The main place where this "sloppy" key problem is a serious issue in in the lower stack F#, F, E, D, and G#. My teacher called this area the "Junction" and it is in this area that the most exacting regulation must take place in order for the sax to play properly. Oftentimes I will swedge keys to eliminate noise or to get a better feel of the key in other parts of the sax. In this area I swedge to get a decent regulation of the F# to G# and Bb bis keys.
zagzig said:
I presume if I can play the low b flat with light finger pressure I am on the right track.
Add the words "pianissimo" and "entrance". ;)
zagzig said:
I can only presume the technician must balance the quest for excellence in horn repair with pragmatic considerations…
There is a lot of wisdom in those words. The level of perfection sought by the technician working on a beginning student's Bundy II and a professional player's Yamaha Custom are two different worlds. That does not mean that you don't try to get the Bundy II to play as responsively as possible in the low register within the time and budget constraints of the job. This is why the pro pays up to 3 times as much for the "play condition" of his instrument as does the parent of the beginning player.

What is most interesting is that the majority of Bundy II players will never learn or be required to play the low Bb in their band class, but as a tech you want it to work just in case that one talented kid comes along who will need to play that note. ;)

John
 

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Discussion Starter #8
John, thank you for the illuminating reply.

The tip about soldering on and filing down a piece of hinge tubing is a beautiful tip- as is the idea of using the end of an old pivot rod as a knife to help trim filler in a too large post thread.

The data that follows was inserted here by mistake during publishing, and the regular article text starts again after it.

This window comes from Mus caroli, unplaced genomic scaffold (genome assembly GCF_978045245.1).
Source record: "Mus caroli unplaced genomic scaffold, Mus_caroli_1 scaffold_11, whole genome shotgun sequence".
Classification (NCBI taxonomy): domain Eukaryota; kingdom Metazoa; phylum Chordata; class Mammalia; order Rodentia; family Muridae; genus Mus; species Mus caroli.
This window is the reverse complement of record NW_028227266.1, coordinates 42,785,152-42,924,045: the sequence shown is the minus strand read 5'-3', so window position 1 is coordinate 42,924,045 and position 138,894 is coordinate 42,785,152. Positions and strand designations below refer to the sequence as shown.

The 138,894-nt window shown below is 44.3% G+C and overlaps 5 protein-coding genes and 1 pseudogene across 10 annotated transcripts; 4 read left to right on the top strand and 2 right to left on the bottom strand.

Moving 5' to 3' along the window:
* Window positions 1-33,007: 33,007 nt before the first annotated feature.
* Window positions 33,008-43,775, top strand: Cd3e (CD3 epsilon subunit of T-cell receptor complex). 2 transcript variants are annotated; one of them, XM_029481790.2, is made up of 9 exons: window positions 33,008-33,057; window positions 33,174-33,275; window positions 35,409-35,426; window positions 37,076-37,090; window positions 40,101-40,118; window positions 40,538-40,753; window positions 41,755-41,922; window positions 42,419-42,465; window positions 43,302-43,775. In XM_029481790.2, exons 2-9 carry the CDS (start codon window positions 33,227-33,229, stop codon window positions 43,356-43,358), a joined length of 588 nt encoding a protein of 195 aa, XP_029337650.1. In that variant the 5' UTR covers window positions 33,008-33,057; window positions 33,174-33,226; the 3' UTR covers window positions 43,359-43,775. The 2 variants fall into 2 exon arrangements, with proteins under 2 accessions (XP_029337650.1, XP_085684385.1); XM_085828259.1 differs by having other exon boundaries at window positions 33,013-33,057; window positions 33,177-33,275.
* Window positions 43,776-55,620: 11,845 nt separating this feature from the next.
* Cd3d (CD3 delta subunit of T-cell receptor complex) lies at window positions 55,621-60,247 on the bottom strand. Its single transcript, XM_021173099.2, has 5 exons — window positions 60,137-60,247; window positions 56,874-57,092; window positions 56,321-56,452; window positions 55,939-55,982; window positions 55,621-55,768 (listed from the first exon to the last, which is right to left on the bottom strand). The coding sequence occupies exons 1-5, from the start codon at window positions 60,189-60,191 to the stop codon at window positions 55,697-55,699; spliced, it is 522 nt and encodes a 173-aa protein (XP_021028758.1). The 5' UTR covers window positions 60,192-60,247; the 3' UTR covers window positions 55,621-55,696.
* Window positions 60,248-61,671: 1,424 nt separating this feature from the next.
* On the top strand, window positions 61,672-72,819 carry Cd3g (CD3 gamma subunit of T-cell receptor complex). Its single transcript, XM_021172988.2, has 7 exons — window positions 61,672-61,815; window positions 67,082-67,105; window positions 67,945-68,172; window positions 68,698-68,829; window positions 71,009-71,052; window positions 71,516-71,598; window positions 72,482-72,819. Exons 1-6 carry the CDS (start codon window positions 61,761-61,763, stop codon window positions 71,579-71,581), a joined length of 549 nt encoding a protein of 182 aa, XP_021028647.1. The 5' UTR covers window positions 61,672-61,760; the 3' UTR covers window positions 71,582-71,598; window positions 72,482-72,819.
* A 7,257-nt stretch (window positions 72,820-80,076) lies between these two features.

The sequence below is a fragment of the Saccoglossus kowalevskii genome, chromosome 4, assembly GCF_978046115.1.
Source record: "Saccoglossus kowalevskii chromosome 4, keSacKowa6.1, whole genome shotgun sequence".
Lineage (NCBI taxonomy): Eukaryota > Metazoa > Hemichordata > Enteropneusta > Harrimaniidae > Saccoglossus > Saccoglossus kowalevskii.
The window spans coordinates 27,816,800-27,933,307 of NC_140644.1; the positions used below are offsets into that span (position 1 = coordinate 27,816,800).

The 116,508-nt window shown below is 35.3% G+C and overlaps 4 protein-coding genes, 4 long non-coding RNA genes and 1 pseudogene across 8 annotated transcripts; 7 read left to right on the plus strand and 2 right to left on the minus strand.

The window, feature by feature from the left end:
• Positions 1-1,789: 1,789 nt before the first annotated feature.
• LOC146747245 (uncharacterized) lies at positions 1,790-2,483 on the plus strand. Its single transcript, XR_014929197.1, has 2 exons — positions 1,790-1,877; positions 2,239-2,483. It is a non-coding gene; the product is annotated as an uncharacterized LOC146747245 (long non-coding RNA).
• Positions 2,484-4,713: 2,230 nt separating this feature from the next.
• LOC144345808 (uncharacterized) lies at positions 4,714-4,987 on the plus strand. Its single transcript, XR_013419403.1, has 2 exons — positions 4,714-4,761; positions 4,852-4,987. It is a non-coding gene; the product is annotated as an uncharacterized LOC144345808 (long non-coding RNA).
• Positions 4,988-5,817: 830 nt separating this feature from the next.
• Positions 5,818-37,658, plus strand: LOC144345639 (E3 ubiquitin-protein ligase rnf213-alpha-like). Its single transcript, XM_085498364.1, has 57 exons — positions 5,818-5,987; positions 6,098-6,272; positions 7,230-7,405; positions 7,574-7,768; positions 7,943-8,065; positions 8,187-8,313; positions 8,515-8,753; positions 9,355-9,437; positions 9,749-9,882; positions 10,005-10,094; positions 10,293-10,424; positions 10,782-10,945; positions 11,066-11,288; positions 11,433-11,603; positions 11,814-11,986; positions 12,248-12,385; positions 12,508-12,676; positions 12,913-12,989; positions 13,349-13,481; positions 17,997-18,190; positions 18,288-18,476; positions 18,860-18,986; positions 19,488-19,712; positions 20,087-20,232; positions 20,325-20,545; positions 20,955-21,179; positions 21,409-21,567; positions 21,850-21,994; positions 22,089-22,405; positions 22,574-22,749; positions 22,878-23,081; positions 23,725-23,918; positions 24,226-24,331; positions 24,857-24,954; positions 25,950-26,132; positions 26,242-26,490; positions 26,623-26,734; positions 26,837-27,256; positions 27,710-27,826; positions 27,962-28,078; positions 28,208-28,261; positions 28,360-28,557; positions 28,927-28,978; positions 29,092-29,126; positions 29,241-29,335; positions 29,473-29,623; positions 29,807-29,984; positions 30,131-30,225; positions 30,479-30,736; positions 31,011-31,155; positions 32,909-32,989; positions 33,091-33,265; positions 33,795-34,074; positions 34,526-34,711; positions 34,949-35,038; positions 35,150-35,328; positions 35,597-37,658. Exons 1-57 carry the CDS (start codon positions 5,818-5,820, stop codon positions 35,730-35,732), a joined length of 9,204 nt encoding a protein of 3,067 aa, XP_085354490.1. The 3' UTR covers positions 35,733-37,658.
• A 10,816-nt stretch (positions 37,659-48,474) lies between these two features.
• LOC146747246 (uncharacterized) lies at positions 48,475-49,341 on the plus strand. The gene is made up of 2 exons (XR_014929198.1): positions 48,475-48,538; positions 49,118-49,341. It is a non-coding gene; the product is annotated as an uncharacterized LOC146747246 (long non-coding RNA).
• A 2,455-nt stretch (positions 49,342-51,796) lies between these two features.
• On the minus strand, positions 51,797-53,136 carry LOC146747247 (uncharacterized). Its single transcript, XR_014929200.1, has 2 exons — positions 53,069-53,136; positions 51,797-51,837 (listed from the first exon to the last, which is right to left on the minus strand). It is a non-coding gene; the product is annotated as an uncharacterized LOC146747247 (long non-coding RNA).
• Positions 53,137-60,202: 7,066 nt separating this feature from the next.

However you are also helping me develop better judgement in assessing how much work I should put into a student quality horn.

What you say about the junction of the horn agrees entirely with Gordon’s statement about linkages i.e. the f# g# and bis b flat.

It goes without saying the the very sound of the word junction evokes the idea of linkage.
 

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zagzig said:
Without making excuses, is it nonetheless true that nickel plated tubing is more difficult to swedge?
I think not really. It is hard, for sure, but so thin that it does not add a lot toughness to the key. However it is hard on the tool, and the swedging process can easily cause the plating to crack or peel off, possibly leaving sharp edges that are even harder on the tool. However some key metal is far more work-hardened than other.

BTW, in case there is confusion, clarinet keys are not nickel. They are a largely copper/nickel alloy, around 80% copper, and although tougher than brass, a lot softer than nickel.

I can only presume that there must be instances when swedging will not eliminate end play; in such a case I presume Gordon’s solder fill and drill out technique would be to thing to do.
I only mentioned the technique because you asked for possibilities. I have never used this on a sax, But there are keys on a clarinet which have appendages soldered over the entire length of the outside of the key, so swedging is impossible without first milling the outside cylindrical, e.g. F/C key often. Sometimes G# on a flute.

b) How much margin is there for a few pads having wide vague creases. (presumably there is such a margin for otherwise these horns would not play except after intensive technician intervention)
Some pads, especially high F, can develop a wide area of sealing. Sometimes this is no problem at all. Likewise sometimes movement between posts for stack keys does not matter much (because it does not affect linkages). It is not ideal, but some pads, in some situations, accommodate it well, and seal no matter what the alignment of tone hole against the wide sealing area.

I think that if swedging with appropriate tools is insufficient to take out play between posts on a sax, then you really do need to look at the alignment of those posts. It does not take muck of a bump on a sax to jar posts out of alignment.